For John, feeling out-of-place led to his share of fights and petty mischief.  An unspoken undercurrent ran through the house suggesting it was a blue-collar vs white-collar world, and if the rich couldn’t throw a punch, they were sissies.  As I say, this was unspoken.  When John came home with another report of mischief, Mom would instruct him not to behave this way, sometimes adding “even if they deserve it..”  Sometimes mischief reports were met with a heavily repressed smile.  Mom’s eyes would sparkle, though the corners of her mouth resisted.

Our new visitor, this black lab, sensed John’s good heart.

“Okay,” Mom relented, “what are you going to call him?”

Staggering disbelief overtook me.  We were going to have a dog!

It didn’t take long before things clarified.  WE weren’t having a dog- JOHN had a dog.  What this meant was that I was afforded the privilege of cleaning up after the dog, feeding the dog, but disallowed from the benefits of walking the dog, claiming it as my own, or referring to him as a family pet.  It was specifically John’s, except in the work sense of the word.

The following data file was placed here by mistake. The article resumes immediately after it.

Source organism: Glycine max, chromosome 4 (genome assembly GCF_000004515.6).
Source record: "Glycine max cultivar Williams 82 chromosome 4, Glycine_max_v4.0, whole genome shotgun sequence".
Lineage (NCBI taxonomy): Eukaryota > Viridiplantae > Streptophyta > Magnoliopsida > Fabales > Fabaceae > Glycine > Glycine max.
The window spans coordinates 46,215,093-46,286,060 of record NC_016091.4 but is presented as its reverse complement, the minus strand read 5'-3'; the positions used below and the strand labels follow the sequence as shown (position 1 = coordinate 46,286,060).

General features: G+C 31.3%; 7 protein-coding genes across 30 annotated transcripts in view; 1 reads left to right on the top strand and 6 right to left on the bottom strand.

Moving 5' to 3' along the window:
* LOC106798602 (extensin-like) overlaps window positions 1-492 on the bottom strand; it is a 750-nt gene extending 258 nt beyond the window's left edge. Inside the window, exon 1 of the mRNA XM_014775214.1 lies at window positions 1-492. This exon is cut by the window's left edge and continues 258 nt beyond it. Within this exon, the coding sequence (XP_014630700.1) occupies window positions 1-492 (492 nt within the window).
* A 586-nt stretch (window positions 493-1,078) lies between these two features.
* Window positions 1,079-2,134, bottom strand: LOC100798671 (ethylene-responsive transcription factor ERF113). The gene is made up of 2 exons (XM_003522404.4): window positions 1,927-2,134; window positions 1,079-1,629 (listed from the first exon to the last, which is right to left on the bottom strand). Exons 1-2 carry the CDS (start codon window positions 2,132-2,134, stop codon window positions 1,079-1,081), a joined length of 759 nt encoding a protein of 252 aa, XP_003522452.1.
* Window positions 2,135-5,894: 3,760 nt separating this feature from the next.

To be fair, Mom first waged a battle, trying to have Mac- John named the dog Mac- be a lesson in responsibility.  But at sixteen, John was disinclined to take up a life of reliability.  He knew if he didn’t feed Mac, Mom would.  If he didn’t clean up after Mac, Mom would.  And he knew Mom’s threats to get rid of Mac were empty threats.  For one, Mom loved John too much to take the dog away.  Secondly, Mom herself loved Mac, and so much was evident.

Mac stayed with us, following John everywhere he went.  Whether John was walking or driving, there was Mac beside him.  But this bliss was short-lived. One crisp spring day, John and Mac were fishing aside the lake.  A knot of strangers approached John, “Hey, that’s our dog.”  “No, it’s not.  It’s my dog.”  John had taken the proper steps with the animal shelter, and no one had claimed Mac.  Mac truly was John’s dog.

“It’s our dog.  Look at this…” they offered, calling, “Kunta, Kunta Kinte!”  The dog seemed to know the name, and responded favorably, wagging his tail.  He received his pets from the strangers happily, then returned to John.

“I don’t know what to tell ya, buddy,” John dismissed, “It’s my dog.”

When John left the lake, he noticed a car of people trailing him home.  It concerned him, and he kept Mac inside, by his side, for days.  They had to part ways when it was scheduled for John to report to juvenile hall, later in the week.  Mom and I drove John to the hall, and John was angry to go.  He blamed Mom for not “fixing things,” though there was nothing she could do to fix this.  She had tried.